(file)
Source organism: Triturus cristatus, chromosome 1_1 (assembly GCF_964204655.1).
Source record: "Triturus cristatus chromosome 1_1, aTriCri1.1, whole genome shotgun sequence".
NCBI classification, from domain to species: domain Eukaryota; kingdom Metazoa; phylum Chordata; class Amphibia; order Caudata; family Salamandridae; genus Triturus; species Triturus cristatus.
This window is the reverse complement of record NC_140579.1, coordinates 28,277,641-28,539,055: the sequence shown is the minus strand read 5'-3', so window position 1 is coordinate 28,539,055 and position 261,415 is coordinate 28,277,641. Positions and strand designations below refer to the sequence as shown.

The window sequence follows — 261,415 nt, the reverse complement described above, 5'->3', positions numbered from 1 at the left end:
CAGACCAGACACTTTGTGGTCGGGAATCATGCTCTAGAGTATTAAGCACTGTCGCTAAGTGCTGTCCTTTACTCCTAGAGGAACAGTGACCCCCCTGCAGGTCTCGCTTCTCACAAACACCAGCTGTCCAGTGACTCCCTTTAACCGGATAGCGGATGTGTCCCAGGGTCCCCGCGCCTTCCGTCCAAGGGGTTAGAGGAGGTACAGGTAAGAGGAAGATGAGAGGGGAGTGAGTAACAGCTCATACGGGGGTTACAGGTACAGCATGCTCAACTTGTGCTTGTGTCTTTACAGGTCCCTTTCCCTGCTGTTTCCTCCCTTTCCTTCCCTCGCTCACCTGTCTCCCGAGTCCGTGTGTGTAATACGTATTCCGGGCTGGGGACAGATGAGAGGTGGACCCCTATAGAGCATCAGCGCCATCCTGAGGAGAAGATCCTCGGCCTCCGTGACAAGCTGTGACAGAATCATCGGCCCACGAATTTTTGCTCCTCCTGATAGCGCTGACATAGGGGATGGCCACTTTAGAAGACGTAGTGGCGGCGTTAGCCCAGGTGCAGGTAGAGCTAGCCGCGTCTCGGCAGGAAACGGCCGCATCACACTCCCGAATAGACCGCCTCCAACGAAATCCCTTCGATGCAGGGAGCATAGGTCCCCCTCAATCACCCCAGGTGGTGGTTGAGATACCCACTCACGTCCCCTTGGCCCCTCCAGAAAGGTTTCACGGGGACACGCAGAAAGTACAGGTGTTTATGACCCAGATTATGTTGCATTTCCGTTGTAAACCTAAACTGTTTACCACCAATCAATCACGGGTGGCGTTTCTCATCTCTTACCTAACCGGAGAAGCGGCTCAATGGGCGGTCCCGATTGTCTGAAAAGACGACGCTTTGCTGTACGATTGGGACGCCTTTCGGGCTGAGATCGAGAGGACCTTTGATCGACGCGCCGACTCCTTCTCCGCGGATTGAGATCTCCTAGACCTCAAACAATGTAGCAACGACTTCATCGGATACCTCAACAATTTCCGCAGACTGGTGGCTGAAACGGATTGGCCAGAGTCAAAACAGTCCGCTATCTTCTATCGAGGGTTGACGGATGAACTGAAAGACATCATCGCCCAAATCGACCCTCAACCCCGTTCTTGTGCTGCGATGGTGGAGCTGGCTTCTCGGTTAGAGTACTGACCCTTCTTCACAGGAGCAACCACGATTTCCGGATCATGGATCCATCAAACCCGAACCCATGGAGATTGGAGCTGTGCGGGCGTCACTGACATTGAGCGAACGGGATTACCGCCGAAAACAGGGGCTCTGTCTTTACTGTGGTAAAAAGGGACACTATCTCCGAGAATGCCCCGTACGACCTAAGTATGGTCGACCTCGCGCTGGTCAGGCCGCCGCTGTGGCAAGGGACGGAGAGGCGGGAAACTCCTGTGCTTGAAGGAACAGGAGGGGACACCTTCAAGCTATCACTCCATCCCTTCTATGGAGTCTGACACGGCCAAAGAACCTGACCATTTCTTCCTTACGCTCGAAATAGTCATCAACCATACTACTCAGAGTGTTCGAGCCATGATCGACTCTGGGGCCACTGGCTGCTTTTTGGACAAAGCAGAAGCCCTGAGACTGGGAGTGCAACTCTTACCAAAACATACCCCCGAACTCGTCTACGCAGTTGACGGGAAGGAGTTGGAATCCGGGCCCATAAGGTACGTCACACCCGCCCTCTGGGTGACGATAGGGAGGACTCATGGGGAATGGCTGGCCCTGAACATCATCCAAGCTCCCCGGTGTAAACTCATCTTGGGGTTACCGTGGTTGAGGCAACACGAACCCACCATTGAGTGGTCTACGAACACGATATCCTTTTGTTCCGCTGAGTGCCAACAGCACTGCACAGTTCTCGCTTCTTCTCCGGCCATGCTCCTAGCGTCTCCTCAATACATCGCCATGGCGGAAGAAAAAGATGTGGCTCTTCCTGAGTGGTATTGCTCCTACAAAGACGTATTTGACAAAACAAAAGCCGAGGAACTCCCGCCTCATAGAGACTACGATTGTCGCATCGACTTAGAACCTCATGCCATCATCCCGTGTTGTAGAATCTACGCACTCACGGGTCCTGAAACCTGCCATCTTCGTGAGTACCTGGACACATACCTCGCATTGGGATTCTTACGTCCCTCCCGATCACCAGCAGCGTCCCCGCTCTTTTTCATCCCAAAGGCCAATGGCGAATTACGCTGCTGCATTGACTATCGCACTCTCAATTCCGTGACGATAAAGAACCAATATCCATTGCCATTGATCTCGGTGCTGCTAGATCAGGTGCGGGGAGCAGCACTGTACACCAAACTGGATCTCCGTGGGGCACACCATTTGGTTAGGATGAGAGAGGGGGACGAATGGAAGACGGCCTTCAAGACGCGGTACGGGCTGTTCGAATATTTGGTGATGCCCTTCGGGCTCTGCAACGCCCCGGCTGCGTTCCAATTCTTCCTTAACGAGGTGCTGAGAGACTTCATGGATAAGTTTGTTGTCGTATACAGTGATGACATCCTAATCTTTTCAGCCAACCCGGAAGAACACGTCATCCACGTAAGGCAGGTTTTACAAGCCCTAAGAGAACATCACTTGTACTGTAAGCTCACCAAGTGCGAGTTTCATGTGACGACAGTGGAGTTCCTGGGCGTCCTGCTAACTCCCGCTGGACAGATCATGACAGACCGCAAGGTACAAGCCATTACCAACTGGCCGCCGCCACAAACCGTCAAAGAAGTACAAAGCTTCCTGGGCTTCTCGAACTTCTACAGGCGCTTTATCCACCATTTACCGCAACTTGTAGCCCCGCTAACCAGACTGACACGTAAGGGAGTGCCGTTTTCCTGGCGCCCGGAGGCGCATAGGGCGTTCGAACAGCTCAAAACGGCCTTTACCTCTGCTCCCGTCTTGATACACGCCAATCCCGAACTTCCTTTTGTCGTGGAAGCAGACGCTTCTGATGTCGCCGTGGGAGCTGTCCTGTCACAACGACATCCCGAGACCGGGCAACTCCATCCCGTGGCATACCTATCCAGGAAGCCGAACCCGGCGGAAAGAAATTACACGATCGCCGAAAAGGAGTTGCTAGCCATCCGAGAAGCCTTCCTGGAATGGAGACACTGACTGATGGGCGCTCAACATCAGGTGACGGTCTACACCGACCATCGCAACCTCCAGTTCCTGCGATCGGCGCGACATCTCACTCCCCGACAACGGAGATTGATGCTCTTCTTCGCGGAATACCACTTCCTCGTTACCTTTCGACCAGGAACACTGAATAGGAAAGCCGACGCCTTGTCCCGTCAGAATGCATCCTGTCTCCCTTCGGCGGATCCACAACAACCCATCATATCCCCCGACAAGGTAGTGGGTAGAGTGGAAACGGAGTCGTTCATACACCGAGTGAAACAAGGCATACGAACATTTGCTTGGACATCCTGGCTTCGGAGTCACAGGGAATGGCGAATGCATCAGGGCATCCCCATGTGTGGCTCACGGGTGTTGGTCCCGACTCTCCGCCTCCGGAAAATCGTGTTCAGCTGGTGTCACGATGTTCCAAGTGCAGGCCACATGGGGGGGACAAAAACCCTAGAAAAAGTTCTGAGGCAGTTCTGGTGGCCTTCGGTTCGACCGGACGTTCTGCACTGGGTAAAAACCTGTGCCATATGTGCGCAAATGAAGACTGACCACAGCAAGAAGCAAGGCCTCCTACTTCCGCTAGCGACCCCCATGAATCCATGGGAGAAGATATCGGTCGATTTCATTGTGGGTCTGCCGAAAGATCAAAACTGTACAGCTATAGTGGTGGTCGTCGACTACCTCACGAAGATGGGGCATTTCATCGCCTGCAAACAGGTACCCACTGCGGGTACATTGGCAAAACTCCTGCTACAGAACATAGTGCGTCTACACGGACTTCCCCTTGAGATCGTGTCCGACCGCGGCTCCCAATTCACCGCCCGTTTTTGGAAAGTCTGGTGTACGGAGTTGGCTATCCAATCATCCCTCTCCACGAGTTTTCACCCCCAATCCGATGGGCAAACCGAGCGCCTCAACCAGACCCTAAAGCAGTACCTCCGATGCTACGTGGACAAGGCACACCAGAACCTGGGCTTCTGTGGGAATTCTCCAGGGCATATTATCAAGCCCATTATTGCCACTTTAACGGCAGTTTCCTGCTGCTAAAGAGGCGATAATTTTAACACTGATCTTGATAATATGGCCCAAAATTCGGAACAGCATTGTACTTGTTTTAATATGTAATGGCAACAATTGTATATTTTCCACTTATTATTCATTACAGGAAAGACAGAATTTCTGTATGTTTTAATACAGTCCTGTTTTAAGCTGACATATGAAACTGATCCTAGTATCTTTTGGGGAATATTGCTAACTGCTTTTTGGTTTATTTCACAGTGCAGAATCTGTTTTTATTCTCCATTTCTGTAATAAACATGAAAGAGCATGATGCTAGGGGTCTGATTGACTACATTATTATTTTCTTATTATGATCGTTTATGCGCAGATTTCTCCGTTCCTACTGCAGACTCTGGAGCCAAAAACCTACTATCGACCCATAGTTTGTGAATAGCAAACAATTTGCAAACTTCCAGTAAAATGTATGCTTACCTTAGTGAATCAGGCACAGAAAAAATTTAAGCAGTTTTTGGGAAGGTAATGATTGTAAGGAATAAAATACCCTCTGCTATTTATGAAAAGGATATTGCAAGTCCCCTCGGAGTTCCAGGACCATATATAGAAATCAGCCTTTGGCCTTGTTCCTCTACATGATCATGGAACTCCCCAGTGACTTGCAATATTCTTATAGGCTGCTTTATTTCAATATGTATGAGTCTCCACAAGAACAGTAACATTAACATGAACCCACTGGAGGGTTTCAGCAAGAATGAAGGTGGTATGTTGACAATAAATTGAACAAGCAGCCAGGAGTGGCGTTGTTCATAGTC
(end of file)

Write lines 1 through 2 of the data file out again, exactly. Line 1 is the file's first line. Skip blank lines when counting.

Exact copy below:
Source organism: Triturus cristatus, chromosome 1_1 (assembly GCF_964204655.1).
Source record: "Triturus cristatus chromosome 1_1, aTriCri1.1, whole genome shotgun sequence".